Phoenix – The Beginning Launched on Aug. 4, 2007, Phoenix landed on May 25, 2008, farther north than any previous spacecraft sent to Mars. The lander dug, scooped, baked, sniffed and tasted the Red Planet's soil. ...Read more
“NASA's Origins, Spectral Interpretation, Resource Identification, Security-Regolith Explorer (OSIRIS-REx) spacecraft, the first U.S. mission to sample an asteroid, will travel to the near-Earth asteroid Bennu, arriving in 2018, to survey the surface, retrieve at least 60 grams (2.1 ounces) of surface material, and return it to Earth in 2023 for study.
NASA is gearing up to launch the United States’ first mission to sample an asteroid, with activities at the agency’s Kennedy Space Center in Florida beginning Tuesday, Sept. 6, and culminating with the spacecraft launch Thursday, Sept. 8. Various activities are open to media and will air live on NASA Television and the agency’s website.
The Origins, Spectral Interpretation, Resource Identification, Security-Regolith Explorer (OSIRIS-REx) spacecraft is scheduled to launch aboard a United Launch Alliance (ULA) Atlas V rocket between 7:05 and 9:05 p.m. EDT Sept. 8 from Space Launch Complex 41 on Cape Canaveral Air Force Station, neighboring Kennedy in Florida.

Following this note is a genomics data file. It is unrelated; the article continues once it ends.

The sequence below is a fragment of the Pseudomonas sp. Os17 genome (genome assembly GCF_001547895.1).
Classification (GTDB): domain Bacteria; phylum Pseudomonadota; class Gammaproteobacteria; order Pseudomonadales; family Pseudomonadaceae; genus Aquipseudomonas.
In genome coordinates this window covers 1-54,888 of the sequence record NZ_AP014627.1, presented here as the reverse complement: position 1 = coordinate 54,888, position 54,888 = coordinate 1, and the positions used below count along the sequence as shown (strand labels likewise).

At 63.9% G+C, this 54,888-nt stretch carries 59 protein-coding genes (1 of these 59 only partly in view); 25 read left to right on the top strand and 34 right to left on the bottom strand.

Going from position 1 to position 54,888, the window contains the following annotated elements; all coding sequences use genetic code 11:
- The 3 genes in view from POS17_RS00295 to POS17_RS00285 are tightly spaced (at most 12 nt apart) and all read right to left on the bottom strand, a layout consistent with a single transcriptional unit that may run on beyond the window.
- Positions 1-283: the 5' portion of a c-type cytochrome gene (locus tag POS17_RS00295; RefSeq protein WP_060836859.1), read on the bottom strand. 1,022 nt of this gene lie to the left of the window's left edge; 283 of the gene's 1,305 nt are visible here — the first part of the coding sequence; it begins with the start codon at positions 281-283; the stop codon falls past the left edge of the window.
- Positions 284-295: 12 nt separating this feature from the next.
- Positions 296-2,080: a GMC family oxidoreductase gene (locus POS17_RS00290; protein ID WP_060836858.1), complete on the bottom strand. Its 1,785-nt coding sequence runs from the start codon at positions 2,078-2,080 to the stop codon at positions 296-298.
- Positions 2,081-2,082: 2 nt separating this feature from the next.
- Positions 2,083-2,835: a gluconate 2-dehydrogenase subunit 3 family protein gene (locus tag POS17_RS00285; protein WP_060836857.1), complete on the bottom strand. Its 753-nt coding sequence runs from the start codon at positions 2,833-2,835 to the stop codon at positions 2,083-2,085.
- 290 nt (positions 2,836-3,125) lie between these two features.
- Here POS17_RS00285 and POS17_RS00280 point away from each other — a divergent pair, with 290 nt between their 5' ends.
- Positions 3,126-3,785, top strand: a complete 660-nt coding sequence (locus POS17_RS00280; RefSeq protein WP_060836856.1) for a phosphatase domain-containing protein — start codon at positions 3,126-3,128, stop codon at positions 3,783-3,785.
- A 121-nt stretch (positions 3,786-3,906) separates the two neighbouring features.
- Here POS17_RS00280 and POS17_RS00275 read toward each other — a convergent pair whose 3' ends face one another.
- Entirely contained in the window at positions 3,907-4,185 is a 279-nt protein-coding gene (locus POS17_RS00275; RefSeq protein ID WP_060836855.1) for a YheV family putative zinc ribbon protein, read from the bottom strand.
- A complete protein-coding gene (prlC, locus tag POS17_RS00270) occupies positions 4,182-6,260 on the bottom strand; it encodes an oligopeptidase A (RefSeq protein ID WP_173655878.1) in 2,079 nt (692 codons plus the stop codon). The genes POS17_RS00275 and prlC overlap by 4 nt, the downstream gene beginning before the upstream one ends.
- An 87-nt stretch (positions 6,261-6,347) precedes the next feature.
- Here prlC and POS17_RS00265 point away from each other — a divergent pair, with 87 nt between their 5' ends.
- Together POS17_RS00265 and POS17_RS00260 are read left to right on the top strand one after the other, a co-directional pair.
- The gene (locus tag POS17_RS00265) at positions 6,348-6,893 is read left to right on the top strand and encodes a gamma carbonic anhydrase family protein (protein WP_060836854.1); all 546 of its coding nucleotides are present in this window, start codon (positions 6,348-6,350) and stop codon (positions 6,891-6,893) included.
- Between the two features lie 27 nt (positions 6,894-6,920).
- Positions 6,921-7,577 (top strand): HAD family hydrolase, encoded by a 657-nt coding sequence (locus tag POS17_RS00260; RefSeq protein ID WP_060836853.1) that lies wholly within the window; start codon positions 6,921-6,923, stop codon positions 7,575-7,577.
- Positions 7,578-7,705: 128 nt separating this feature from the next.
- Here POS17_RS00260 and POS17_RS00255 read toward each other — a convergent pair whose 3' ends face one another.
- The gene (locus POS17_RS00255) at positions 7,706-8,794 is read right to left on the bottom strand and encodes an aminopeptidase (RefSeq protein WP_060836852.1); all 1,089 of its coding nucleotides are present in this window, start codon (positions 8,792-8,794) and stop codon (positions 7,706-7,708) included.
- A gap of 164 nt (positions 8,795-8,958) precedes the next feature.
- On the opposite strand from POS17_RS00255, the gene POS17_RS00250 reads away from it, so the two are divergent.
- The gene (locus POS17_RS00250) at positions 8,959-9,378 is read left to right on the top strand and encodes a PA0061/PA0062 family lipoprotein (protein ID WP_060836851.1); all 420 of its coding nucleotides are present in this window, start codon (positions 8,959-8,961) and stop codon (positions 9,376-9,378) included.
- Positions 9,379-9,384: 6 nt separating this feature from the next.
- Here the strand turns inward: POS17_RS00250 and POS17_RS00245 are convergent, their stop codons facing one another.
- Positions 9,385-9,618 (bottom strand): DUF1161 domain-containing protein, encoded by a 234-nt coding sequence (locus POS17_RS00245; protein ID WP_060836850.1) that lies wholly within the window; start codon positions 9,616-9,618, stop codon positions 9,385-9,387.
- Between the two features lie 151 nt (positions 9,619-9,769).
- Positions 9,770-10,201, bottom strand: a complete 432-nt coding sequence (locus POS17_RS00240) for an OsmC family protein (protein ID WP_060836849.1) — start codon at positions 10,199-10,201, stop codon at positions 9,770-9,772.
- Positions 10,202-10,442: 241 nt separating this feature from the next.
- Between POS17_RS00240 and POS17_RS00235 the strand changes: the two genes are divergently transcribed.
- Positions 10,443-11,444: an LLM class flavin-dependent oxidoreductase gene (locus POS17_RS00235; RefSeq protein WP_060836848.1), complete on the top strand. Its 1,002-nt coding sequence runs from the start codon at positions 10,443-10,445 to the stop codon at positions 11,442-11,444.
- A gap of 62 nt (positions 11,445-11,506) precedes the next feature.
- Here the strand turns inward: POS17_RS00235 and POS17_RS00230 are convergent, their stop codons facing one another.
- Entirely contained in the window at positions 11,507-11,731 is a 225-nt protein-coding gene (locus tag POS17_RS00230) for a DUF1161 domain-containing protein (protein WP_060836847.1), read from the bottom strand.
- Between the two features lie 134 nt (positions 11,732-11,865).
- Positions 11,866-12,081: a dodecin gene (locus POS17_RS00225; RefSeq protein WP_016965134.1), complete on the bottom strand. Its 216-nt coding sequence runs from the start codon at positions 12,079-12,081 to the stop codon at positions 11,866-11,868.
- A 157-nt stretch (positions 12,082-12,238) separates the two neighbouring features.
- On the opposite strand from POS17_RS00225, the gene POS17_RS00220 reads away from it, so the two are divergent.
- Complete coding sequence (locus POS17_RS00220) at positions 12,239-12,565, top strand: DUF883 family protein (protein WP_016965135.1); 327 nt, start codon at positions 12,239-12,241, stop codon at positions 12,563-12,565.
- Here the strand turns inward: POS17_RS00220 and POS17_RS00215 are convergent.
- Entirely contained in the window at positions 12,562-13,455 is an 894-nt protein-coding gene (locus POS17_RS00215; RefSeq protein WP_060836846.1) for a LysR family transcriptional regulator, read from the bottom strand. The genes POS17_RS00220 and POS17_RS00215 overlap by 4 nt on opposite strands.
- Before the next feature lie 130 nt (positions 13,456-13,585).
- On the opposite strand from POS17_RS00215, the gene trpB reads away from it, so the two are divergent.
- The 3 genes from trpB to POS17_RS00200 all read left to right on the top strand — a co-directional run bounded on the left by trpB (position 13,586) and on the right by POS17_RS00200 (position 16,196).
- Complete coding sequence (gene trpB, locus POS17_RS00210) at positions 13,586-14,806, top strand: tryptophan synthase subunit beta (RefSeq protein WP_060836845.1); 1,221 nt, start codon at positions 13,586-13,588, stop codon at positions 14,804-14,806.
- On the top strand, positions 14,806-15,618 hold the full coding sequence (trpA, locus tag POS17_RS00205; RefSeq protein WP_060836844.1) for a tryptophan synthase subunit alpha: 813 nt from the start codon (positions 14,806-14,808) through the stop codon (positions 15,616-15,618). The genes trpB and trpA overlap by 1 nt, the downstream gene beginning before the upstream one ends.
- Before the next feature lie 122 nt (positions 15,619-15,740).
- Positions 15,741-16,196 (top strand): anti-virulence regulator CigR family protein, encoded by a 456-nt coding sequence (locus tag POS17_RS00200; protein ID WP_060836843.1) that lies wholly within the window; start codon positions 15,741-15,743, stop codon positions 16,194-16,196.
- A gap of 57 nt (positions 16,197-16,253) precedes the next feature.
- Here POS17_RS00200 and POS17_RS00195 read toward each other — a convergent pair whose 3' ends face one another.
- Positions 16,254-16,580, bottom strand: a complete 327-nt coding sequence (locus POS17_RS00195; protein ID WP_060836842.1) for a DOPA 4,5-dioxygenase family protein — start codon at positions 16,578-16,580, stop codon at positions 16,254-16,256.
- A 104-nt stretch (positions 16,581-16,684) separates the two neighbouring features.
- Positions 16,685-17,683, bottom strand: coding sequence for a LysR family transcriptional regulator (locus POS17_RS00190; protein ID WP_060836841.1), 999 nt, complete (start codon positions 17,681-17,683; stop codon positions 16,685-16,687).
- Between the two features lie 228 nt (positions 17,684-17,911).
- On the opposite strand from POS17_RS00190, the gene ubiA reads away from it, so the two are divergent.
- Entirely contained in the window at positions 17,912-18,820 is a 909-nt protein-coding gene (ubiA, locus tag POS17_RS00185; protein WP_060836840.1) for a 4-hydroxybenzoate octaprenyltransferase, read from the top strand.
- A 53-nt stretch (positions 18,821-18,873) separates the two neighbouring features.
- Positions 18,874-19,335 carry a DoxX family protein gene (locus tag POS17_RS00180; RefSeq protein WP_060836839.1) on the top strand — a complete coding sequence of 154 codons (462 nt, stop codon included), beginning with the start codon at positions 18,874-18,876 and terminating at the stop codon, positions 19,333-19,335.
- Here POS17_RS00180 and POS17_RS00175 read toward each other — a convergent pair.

Briefing participants are:
•Christina Richey, OSIRIS-REx deputy program scientist at NASA Headquarters in Washington
•Jason Dworkin, OSIRIS-REx project scientist at Goddard
•Daniella DellaGiustina, OSIRIS-REx lead image processing scientist at the University of Arizona, Tucson
Live coverage of the OSIRIS-REx mission launch will begin on NASA TV and the agency’s website with the start of cryogenic tanking of the Atlas V rocket, and conclude approximately one hour after launch.
OSIRIS-REx will be the first U.S. mission to sample an asteroid. OSIRIS-REx will travel to the near-Earth asteroid Bennu, arriving in 2018, to survey the surface, retrieve at least 60 grams (2.1 ounces) of surface material, and return it to Earth in 2023 for study. Analysis of the sample will reveal the earliest stages of the solar system’s evolution and the history of Bennu over the past 4.5 billion years.
Goddard provides overall mission management, systems engineering and the safety and mission assurance for OSIRIS-REx. The University of Arizona leads the science team and observation planning and processing. Lockheed Martin Space Systems built the spacecraft. OSIRIS-REx is the third mission in NASA’s New Frontiers Program. NASA’s Marshall Space Flight Center in Huntsville, Alabama, manages the agency’s New Frontiers Program for its Science Mission Directorate in Washington. Launch management is conducted by the Launch Services Program at Kennedy.”
To learn more about the OSIRIS-REx mission, visit: